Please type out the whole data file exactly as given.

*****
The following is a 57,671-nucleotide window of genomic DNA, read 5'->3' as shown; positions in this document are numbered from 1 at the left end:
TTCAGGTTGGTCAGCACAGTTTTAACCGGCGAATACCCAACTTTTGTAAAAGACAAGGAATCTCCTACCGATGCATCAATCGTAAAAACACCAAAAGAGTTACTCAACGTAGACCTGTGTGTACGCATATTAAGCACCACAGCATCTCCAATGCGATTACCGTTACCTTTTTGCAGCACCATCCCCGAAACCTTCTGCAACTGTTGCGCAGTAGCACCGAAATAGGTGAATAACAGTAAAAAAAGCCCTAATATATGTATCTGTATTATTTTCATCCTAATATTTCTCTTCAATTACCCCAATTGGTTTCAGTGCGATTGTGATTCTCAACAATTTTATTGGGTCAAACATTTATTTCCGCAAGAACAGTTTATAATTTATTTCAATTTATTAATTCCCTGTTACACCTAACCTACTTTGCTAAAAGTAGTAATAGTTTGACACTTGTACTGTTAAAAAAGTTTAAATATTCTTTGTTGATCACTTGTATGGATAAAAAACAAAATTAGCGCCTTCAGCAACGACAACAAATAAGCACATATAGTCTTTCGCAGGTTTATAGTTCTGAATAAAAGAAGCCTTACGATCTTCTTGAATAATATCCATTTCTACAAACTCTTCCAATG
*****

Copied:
The following is a 57,671-nucleotide window of genomic DNA, read 5'->3' as shown; positions in this document are numbered from 1 at the left end:
TTCAGGTTGGTCAGCACAGTTTTAACCGGCGAATACCCAACTTTTGTAAAAGACAAGGAATCTCCTACCGATGCATCAATCGTAAAAACACCAAAAGAGTTACTCAACGTAGACCTGTGTGTACGCATATTAAGCACCACAGCATCTCCAATGCGATTACCGTTACCTTTTTGCAGCACCATCCCCGAAACCTTCTGCAACTGTTGCGCAGTAGCACCGAAATAGGTGAATAACAGTAAAAAAAGCCCTAATATATGTATCTGTATTATTTTCATCCTAATATTTCTCTTCAATTACCCCAATTGGTTTCAGTGCGATTGTGATTCTCAACAATTTTATTGGGTCAAACATTTATTTCCGCAAGAACAGTTTATAATTTATTTCAATTTATTAATTCCCTGTTACACCTAACCTACTTTGCTAAAAGTAGTAATAGTTTGACACTTGTACTGTTAAAAAAGTTTAAATATTCTTTGTTGATCACTTGTATGGATAAAAAACAAAATTAGCGCCTTCAGCAACGACAACAAATAAGCACATATAGTCTTTCGCAGGTTTATAGTTCTGAATAAAAGAAGCCTTACGATCTTCTTGAATAATATCCATTTCTACAAACTCTTCCAATG